into the North
sea when the weather, always boisterous in those latitudes in the winter season, became so bad that the captain conceived it prudent to put into Christiansand in Norway
Time was precious — for there were pressing obligations pending.
Moreover, the captain and crew were to be discharged after the lapse of a limited time.
Under these circumstances, the passenger, Mr. Brown
,. whose status on board was known only to the captain, urged him to “put to sea” on the least abatement of the gale.
They had been out in blue water only a few hours when the vessel began to exhibit her powers of diving and coming up, after the fashion of the porpois, as if for the amusement of all on board.
But the engineers and crew, not amused by these fantastic tricks, as they were neither ducks nor fish, petitioned the captain to “put back” into, port.
He, quite of their opinion, proposed the same to Mr. Brown
but the latter, though in a minority of one, declined to accede to the proposition of the majority — the rule of the sea being the reverse of that on land under republican government — and expressing his entire confidence in the “sea-worthiness” of the vessel, advised the captain to assure the engineers that turning back was always, attended with danger; that there was bad luck in it; that the only danger lay in stopping the engines; that, in a word, the safety of the vessel and all on board depended entirely on the continuous.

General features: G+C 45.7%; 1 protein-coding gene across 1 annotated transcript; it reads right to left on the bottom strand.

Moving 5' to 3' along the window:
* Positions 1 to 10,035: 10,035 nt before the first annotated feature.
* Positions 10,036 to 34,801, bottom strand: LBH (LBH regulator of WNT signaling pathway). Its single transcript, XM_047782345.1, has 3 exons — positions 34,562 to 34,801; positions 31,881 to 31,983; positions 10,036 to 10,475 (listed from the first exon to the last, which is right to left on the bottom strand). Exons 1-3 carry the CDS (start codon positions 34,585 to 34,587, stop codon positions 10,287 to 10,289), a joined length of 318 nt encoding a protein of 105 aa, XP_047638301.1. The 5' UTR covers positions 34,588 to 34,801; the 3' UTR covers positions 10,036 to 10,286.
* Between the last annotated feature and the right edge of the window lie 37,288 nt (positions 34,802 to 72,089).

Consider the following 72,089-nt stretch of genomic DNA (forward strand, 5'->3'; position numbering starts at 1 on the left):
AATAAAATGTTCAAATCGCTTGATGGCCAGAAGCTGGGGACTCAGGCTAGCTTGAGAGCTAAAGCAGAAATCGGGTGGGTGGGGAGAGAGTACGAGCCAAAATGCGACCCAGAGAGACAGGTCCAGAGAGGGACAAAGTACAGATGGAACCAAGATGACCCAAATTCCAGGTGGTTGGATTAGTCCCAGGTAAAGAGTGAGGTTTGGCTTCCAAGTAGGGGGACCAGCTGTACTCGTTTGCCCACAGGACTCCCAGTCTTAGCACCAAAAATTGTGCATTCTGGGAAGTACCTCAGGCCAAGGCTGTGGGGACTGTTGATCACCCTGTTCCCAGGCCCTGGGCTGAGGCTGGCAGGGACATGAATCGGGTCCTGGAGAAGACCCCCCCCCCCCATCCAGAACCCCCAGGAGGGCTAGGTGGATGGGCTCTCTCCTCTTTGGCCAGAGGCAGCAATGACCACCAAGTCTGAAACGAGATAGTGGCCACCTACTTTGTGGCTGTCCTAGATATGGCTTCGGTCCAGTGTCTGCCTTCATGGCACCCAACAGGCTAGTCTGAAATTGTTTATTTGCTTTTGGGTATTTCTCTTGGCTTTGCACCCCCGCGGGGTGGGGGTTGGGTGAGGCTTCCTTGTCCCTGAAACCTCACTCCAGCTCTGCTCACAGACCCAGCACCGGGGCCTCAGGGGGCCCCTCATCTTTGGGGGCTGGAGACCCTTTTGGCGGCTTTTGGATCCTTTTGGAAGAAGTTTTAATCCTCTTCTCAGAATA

movement of the engine, and the watchful care of it by the engineers.
She weathered that gale and arrived off the coast of France
in clear weather and a smooth sea, where — a very singular coincidence — a steamer had taken up her
anchorage, as though there had been some preconcerted arrangement for their meeting, for this was neither a port nor harbor.
The agent of the builders, who had been up to this time the ostensible owner of the vessel, concluding it would be as well for him to land on the nearest point of the coast, took his departure, accompanied by the captain and crew, and went on shore, indulging the pleasing remembrance of an adventurous passage from the North
sea, and the still more pleasing anticipation of the fruitful results he was about to realize.
This procedure would seem inhospitable and unkind towards the little craft that had borne them safely through the tempestuous weather of the North
sea, thus to be left with one solitary man on board.
But she had not long to remain in this unpeopled state.
Boats came, crowded with men, from the steamer that lay close by, not only curious to see, but, perhaps, to minister to the wants of